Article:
20. Lizarraga-Arciniega R, Chee-Barragan A, Gil-Silva E, Mendoza-Ponce T, Martínez-Díaz de León A (2003) Effect of El Niño on the subaerial beach Playas de Rosarito, B.C., Mexico. Geofis Int 42(3):419–428Google Scholar
  21. Ludka BC, Gallien TW, Crosby SC, Guza RT (2016) Mid-El Niño erosion at nourished and unnourished Southern California beaches. Geophys Res Lett 43:4510–4516.  https://doi.org/10.1002/2016GL068612 CrossRefGoogle Scholar
  22. Masselink G, Kroon A, Davidson-Arnott RGD (2006) Morphometrics of intertidal bars in wave-dominated coastal settings—a review. Geomorphology 73:33–49CrossRefGoogle Scholar
  23. Plant NC, Holman RA, Freilich MH, Birkemeier WA (1999) A simple model for interannual sandbar behaviour. J Geophys Res 104:15755–15776CrossRefGoogle Scholar
  24. Revell DL, Komar PD, Sallenger AH (2002) An application of LIDAR to analyses of El Niño erosion in the Netarts littoral cell, Oregon. J Coast Res 18(4):792–801Google Scholar
  25. Ruessink BG, Kroon A (1994) The behaviour of a multiple bar system in the nearshore zone of Terschelling: 1965–1993. Mar Geol 121:187–197CrossRefGoogle Scholar
  26. Ruessink BG, Kuriyama Y, Reniers AJHM, Roelvink JA, Walstra DJR (2007) Modeling cross-shore sandbar behavior on the timescale of weeks. J Geophys Res 112:F0310Google Scholar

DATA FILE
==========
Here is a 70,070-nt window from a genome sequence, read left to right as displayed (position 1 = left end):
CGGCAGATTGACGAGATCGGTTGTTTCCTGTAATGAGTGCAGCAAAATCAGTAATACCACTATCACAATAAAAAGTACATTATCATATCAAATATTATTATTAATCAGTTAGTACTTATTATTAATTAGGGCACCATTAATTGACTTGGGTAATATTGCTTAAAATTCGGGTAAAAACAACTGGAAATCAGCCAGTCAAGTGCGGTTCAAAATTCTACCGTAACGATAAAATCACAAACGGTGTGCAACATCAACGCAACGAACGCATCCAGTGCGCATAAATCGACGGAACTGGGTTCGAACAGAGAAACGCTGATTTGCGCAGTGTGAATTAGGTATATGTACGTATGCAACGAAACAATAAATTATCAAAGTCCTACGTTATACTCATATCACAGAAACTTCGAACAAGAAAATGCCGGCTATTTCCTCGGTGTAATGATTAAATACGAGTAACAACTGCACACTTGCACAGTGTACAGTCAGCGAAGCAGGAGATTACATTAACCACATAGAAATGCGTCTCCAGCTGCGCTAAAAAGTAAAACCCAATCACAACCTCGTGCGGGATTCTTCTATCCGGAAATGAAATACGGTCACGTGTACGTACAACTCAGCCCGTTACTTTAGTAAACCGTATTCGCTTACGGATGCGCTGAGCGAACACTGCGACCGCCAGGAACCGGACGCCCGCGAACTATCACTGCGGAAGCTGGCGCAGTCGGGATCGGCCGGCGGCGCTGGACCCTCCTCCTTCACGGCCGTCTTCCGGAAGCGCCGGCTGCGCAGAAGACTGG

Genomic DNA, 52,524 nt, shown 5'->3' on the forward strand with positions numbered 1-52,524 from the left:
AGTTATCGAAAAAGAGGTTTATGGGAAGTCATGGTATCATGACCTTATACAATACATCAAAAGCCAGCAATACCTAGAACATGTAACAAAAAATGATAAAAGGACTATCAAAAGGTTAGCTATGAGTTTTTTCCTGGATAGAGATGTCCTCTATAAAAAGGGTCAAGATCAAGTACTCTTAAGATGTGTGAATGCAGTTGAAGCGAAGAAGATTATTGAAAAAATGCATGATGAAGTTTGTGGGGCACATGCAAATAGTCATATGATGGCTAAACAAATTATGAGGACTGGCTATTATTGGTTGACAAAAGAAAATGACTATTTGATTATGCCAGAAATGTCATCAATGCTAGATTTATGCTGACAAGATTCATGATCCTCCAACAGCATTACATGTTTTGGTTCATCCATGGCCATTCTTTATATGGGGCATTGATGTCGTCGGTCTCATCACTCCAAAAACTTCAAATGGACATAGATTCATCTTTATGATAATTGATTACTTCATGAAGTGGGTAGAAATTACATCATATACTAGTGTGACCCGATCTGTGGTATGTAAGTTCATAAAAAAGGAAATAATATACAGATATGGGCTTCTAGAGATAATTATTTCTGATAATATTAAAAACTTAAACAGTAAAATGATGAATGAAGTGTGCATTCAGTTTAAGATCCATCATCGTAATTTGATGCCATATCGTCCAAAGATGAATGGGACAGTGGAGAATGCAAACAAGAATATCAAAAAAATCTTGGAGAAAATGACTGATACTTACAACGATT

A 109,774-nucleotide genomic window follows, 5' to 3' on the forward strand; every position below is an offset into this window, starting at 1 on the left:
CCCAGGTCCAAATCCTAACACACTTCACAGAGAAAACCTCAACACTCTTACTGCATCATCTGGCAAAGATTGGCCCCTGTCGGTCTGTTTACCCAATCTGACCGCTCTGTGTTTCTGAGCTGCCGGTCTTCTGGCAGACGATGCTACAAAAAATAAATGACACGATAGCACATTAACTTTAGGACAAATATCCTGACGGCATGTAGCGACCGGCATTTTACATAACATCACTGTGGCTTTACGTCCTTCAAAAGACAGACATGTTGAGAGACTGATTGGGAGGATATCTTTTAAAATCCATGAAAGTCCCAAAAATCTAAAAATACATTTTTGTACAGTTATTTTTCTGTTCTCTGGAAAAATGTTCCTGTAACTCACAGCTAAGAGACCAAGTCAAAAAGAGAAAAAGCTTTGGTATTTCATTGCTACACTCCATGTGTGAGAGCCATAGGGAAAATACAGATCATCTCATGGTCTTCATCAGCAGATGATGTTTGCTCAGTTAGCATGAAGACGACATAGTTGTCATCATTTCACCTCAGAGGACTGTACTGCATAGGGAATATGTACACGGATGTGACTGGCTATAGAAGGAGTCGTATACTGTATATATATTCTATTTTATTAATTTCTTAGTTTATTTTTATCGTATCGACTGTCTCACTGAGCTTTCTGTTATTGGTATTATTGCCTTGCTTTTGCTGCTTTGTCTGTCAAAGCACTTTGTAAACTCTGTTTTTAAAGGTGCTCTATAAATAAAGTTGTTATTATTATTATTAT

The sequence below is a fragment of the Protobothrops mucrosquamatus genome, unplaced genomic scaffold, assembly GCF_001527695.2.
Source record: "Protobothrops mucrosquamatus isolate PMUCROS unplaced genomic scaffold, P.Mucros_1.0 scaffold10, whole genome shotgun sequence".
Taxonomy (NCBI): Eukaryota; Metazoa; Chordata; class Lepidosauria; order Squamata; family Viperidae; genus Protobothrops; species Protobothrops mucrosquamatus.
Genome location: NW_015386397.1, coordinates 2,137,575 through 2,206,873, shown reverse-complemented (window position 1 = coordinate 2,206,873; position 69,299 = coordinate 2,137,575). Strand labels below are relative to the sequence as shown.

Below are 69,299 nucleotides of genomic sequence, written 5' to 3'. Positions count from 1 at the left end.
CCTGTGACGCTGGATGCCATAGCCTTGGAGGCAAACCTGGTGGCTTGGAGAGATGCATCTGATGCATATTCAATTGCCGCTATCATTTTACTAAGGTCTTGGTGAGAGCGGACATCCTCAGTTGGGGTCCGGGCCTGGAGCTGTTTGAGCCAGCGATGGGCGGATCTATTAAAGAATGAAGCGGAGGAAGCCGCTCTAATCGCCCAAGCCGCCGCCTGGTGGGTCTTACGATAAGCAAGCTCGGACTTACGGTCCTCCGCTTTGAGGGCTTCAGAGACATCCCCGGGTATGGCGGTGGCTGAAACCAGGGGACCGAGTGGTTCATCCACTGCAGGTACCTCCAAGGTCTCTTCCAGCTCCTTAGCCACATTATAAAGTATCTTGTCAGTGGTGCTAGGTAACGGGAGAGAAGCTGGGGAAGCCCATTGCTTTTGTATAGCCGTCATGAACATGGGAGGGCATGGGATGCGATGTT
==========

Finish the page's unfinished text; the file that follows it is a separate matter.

27. Ruiz de Alegria-Arzaburu, A., García-Nava, H., Gil-Silva, E., Desplán-Salinas, G. 2015. A morphodynamic comparison of walled and non-walled beach sections, Ensenada beach, Mexico. World Scientific. The Proceedings of the Coastal Sediments ISBN:978-981-4355-52-0Google Scholar
  28. Ruiz de Alegria-Arzaburu A, Vidal-Ruiz JA, García-Nava H, Romero-Arteaga A (2017) Seasonal morphodynamics of the subaerial and subtidal sections of an intermediate and mesotidal beach. Geomorphology 295:383–392CrossRefGoogle Scholar
  29. Sallenger Jr AH, Krabill W, Brock J, Swift R, Manizade S, Stockdon H (2002) Sea-cliff erosion as a function of beach changes and extreme runup during 1997-1998 El Niño. Mar Geol 187:279–297CrossRefGoogle Scholar
  30. Scott T, Masselink G, O’Hare T, Saulter A, Poate T, Russell P, Davidson M, Conley D (2016) The extreme 2013/2014 winter storms: beach recovery along the southwest coast of England. Mar Geol 382:224–241CrossRefGoogle Scholar
  31. Senechal N, Pavon J, Asselot R, Castelle B, Taaouati M, Ferreira S, Bujan S (2016) Recovery assessment of two nearby sandy beaches with contrasting anthropogenic and sediment supply settings. In: Vila-Concejo A, Bruce E, Kennedy DM, MacCarroll RJ (eds.), Proceedings of the 14th International Coastal Symposium (Sydney, Australia). Journal of Coastal Research, Special Issue, No. 75, pp.462–466. Coconut Creek (Florida), ISSN 0749-0208Google Scholar
  32. Seymour RJ (1998) Effects of El Niños on the west coast wave climate. Shore Beach 66:3–6Google Scholar
  33. Shand RD, Bailey DG, Shepherd MJ (1999) An inter-site comparison of net offshore bar migration characteristics and environmental conditions. J Coast Res 15:750–765Google Scholar
  34. Storlazzi C, Griggs G (2000) Influence of El Nino-Southern Oscillation (ENSO) events on the evolution of central California’s shoreline. Geol Soc Am Bull 111:236–249CrossRefGoogle Scholar

Copyright information

© Springer-Verlag GmbH Germany, part of Springer Nature 2018

Authors and Affiliations

  1. 1.Instituto de Investigaciones OceanológicasUniversidad Autónoma de Baja CaliforniaEnsenadaMexico

Personalised recommendations